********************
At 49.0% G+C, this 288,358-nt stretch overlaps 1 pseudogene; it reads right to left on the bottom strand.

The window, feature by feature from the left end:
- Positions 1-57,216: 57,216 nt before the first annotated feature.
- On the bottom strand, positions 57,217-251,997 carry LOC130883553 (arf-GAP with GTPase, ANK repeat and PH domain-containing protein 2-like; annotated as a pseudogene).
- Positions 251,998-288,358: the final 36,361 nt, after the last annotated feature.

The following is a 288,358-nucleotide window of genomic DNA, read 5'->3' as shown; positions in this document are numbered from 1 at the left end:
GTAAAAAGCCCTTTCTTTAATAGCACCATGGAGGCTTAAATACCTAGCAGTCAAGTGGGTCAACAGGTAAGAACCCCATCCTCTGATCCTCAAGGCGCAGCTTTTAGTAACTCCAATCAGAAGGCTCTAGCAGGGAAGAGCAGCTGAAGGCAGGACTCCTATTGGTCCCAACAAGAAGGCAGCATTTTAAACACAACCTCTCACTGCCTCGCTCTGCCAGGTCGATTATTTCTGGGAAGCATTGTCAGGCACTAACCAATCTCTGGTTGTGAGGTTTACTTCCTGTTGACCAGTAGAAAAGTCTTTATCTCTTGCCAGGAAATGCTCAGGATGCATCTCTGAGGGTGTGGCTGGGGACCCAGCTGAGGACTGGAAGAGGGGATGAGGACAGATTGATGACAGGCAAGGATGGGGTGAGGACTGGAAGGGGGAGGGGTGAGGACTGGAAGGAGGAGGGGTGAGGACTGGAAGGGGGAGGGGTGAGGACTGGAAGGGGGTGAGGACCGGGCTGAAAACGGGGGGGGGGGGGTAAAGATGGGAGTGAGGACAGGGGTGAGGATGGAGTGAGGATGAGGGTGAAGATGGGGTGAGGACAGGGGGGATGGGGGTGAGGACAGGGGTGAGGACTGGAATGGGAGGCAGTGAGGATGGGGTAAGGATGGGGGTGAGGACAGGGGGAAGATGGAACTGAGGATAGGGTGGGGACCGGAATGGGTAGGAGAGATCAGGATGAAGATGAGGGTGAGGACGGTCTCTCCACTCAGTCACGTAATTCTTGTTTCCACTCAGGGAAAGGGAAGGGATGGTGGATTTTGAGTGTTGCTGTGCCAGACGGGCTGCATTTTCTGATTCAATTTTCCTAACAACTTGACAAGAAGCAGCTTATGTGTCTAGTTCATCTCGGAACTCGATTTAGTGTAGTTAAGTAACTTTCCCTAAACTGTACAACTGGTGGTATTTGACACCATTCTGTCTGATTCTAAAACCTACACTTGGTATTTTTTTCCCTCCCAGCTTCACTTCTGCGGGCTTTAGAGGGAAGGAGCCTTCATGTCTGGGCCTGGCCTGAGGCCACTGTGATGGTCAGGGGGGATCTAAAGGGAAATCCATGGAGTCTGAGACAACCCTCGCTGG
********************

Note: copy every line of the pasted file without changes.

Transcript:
At 49.0% G+C, this 288,358-nt stretch overlaps 1 pseudogene; it reads right to left on the bottom strand.

The window, feature by feature from the left end:
- Positions 1-57,216: 57,216 nt before the first annotated feature.
- On the bottom strand, positions 57,217-251,997 carry LOC130883553 (arf-GAP with GTPase, ANK repeat and PH domain-containing protein 2-like; annotated as a pseudogene).
- Positions 251,998-288,358: the final 36,361 nt, after the last annotated feature.

The following is a 288,358-nucleotide window of genomic DNA, read 5'->3' as shown; positions in this document are numbered from 1 at the left end:
GTAAAAAGCCCTTTCTTTAATAGCACCATGGAGGCTTAAATACCTAGCAGTCAAGTGGGTCAACAGGTAAGAACCCCATCCTCTGATCCTCAAGGCGCAGCTTTTAGTAACTCCAATCAGAAGGCTCTAGCAGGGAAGAGCAGCTGAAGGCAGGACTCCTATTGGTCCCAACAAGAAGGCAGCATTTTAAACACAACCTCTCACTGCCTCGCTCTGCCAGGTCGATTATTTCTGGGAAGCATTGTCAGGCACTAACCAATCTCTGGTTGTGAGGTTTACTTCCTGTTGACCAGTAGAAAAGTCTTTATCTCTTGCCAGGAAATGCTCAGGATGCATCTCTGAGGGTGTGGCTGGGGACCCAGCTGAGGACTGGAAGAGGGGATGAGGACAGATTGATGACAGGCAAGGATGGGGTGAGGACTGGAAGGGGGAGGGGTGAGGACTGGAAGGAGGAGGGGTGAGGACTGGAAGGGGGAGGGGTGAGGACTGGAAGGGGGTGAGGACCGGGCTGAAAACGGGGGGGGGGGGGTAAAGATGGGAGTGAGGACAGGGGTGAGGATGGAGTGAGGATGAGGGTGAAGATGGGGTGAGGACAGGGGGGATGGGGGTGAGGACAGGGGTGAGGACTGGAATGGGAGGCAGTGAGGATGGGGTAAGGATGGGGGTGAGGACAGGGGGAAGATGGAACTGAGGATAGGGTGGGGACCGGAATGGGTAGGAGAGATCAGGATGAAGATGAGGGTGAGGACGGTCTCTCCACTCAGTCACGTAATTCTTGTTTCCACTCAGGGAAAGGGAAGGGATGGTGGATTTTGAGTGTTGCTGTGCCAGACGGGCTGCATTTTCTGATTCAATTTTCCTAACAACTTGACAAGAAGCAGCTTATGTGTCTAGTTCATCTCGGAACTCGATTTAGTGTAGTTAAGTAACTTTCCCTAAACTGTACAACTGGTGGTATTTGACACCATTCTGTCTGATTCTAAAACCTACACTTGGTATTTTTTTCCCTCCCAGCTTCACTTCTGCGGGCTTTAGAGGGAAGGAGCCTTCATGTCTGGGCCTGGCCTGAGGCCACTGTGATGGTCAGGGGGGATCTAAAGGGAAATCCATGGAGTCTGAGACAACCCTCGCTGG